Fix the NBA Draft by Killing It

Moneybox
A blog about business and economics.
Dec. 23 2013 10:53 AM

How to Fix the NBA Draft

457100777
Who wants to hire this guy?

Photo by Sam Greenwood/Getty Images

With Indiana leading the Eastern Conference and Portland leading the Western Conference, I think it's bizarre that sports media continues to be obsessed with the idea that tanking is the only road to success. But obsessed they are, the NBA brass rightly doesn't like the idea of tankapaloozas dominating the season. Zach Lowe has a scoop about a proposal to replace the draft lottery with a fixed draft rotation.

That'd be nice. But here's an even better idea, drawn from the world of regular jobs. The way we in the media industry decide which talented new college graduates go work for Slate is that if there's a talented new college graduate who wants to work for Slate for an amount of money that we want to pay her, then she comes and works at Slate. But if she feels that she got a better job offer from the New Republic or the Atlantic or what have you, then she goes and works there.

The advantages of this system are considerable. For example, it allows workers to consider multidimensional trade-offs when considering job options. One place might offer higher salary, but another place might offer an opportunity to play a larger role and prove yourself. It also creates incentives for managers to build organizational capacity around making smart hiring decisions. Perhaps most importantly, it allows for complicated matching to take place. There's not necessarily such a thing as one "best" young journalist. Different people have different skills and dispositions, and different firms have different needs and different internal cultures. You might really need a great young interactives persons, or you might not because you already have one.

Advertisement

In fact this system of "hire whoever you can persuade to come work for you" is such an effective system of drawing young people into the labor force that it's used in fields outside journalism. Whether it's investment banking or fast-food service, both workers and employers in a wide range of occupations have found that this is a great solution to the "tanking" problem and carries a wide range of side benefits. There's no obvious reason it couldn't be employed by the National Basketball Association. Everyone wants Andrew Wiggins. But who has the means and the desire to pay him the most money? And where does he most want to play? Market exchange doesn't work for every problem, but like with parking spaces this is actually exactly the kind of problem markets are great at solving. The players and teams who want each other most should match up. Managers who consistently fail to persuade talented players to work for them should be fired. Owners who can't find managers who can persuade talented players to work for them should sell to more skilled capitalists in whose hands the franchise will be more valuable due to the more competent management.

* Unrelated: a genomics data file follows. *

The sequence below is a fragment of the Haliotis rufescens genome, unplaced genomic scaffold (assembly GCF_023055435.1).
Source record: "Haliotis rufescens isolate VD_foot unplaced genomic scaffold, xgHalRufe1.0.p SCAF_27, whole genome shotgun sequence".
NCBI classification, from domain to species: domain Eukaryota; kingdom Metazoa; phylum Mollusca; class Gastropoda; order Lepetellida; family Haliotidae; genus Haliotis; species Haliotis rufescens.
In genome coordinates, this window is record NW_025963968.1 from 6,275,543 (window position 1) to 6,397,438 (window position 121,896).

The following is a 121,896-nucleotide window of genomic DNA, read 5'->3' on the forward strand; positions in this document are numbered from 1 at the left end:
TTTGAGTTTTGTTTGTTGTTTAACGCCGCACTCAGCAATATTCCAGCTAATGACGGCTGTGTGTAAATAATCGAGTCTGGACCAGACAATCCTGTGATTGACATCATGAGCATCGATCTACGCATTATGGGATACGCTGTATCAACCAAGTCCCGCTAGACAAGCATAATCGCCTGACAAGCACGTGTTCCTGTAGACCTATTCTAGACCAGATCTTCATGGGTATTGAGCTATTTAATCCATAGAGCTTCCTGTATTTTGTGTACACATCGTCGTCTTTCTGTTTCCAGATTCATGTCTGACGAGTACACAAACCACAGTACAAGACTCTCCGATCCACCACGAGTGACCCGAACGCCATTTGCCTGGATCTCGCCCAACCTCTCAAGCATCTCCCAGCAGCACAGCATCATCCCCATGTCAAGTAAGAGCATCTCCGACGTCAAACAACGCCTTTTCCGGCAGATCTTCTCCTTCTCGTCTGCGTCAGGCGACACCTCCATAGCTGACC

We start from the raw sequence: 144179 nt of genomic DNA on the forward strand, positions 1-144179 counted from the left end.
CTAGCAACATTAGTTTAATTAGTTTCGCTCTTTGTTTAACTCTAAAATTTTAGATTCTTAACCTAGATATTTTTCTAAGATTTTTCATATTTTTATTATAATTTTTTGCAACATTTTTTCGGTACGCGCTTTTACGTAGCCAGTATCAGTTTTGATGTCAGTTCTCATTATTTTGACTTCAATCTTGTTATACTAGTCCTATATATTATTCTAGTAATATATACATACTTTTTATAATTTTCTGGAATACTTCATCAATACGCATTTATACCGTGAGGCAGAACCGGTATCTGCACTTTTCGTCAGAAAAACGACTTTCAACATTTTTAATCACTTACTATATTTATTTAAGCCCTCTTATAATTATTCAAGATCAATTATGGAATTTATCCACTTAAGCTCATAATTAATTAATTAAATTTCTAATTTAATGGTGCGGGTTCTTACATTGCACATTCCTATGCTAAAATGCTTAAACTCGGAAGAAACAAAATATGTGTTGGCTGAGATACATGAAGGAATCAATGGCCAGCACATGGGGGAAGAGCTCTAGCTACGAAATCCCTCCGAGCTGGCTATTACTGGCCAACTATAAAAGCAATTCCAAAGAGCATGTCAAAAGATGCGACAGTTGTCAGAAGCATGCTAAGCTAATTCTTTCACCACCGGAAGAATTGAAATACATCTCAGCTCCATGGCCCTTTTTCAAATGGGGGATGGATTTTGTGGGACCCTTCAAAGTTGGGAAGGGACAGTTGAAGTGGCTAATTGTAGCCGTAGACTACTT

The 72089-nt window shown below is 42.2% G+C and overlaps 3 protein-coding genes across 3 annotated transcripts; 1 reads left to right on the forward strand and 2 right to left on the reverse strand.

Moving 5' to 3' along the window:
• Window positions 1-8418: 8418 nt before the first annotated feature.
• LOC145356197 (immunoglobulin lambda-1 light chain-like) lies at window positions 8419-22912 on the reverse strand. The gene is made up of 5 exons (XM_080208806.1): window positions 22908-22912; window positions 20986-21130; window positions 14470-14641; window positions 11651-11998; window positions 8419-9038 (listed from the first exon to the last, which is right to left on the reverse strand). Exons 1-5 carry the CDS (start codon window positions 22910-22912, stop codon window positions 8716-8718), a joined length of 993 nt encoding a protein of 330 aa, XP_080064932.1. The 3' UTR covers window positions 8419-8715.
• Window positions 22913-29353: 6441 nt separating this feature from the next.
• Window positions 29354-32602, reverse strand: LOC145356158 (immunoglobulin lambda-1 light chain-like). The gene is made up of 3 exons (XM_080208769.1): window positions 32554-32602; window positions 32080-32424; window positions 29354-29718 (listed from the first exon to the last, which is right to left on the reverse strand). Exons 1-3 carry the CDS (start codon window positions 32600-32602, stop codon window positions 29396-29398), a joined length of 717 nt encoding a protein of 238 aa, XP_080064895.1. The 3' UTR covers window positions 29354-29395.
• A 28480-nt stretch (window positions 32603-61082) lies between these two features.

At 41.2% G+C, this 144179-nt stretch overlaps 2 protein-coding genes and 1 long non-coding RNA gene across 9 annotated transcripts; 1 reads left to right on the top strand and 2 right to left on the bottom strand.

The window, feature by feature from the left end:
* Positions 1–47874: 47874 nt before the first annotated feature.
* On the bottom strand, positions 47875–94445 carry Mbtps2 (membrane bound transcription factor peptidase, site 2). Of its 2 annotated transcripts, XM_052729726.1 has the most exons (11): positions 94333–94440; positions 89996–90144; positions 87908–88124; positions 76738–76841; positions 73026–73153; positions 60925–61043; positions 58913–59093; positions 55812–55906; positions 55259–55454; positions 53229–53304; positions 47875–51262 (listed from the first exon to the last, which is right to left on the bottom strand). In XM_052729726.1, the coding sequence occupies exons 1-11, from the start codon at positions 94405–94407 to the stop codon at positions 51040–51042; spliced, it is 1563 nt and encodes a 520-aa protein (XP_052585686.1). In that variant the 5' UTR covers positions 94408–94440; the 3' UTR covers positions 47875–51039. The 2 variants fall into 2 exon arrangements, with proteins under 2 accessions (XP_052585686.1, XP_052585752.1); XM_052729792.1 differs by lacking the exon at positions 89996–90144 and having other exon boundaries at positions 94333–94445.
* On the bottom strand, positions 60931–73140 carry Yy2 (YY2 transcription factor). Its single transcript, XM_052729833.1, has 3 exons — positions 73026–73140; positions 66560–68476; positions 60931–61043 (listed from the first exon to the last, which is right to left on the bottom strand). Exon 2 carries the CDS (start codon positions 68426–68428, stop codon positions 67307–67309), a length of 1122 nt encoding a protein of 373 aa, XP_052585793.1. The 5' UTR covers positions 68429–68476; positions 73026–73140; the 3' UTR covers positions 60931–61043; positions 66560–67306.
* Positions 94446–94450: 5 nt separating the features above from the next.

Matthew Yglesias is the executive editor of Vox and author of The Rent Is Too Damn High.

TODAY IN SLATE

Justice Ginsburg’s Crucial Dissent in the Texas Voter ID Case

Even When They Go to College, the Poor Sometimes Stay Poor

Here’s Just How Far a Southern Woman May Have to Drive to Get an Abortion

The Most Ingenious Teaching Device Ever Invented

Marvel’s Civil War Is a Far-Right Paranoid Fantasy

It’s also a mess. Can the movies do better?

Behold

Sprawl, Decadence, and Environmental Ruin in Nevada

Space: The Next Generation

An All-Female Mission to Mars

As a NASA guinea pig, I verified that women would be cheaper to launch than men.

Watching Netflix in Bed. Hanging Bananas. Is There Anything These Hooks Can’t Solve?

The Procedural Rule That Could Prevent Gay Marriage From Reaching SCOTUS Again

  News & Politics
Politics
Oct. 20 2014 3:53 PM Smash and Grab Will competitive Senate contests in Kansas and South Dakota lead to more late-breaking races in future elections?
  Business
Continuously Operating
Oct. 20 2014 3:40 PM Keeping It in the Family Why are so many of the world’s oldest companies in Japan?
  Life
Outward
Oct. 20 2014 3:16 PM The Catholic Church Is Changing, and Celibate Gays Are Leading the Way
  Double X
The XX Factor
Oct. 20 2014 1:10 PM Women Are Still Losing Jobs for Getting Pregnant
  Slate Plus
Tv Club
Oct. 20 2014 7:15 AM The Slate Doctor Who Podcast: Episode 9 A spoiler-filled discussion of "Flatline."
  Arts
Brow Beat
Oct. 20 2014 5:03 PM Marcel the Shell Is Back and as Endearing as Ever
  Technology
Future Tense
Oct. 20 2014 4:59 PM Canadian Town Cancels Outdoor Halloween Because Polar Bears
  Health & Science
Medical Examiner
Oct. 20 2014 11:46 AM Is Anybody Watching My Do-Gooding? The difference between being a hero and being an altruist.
  Sports
Sports Nut
Oct. 20 2014 5:09 PM Keepaway, on Three. Ready—Break! On his record-breaking touchdown pass, Peyton Manning couldn’t even leave the celebration to chance.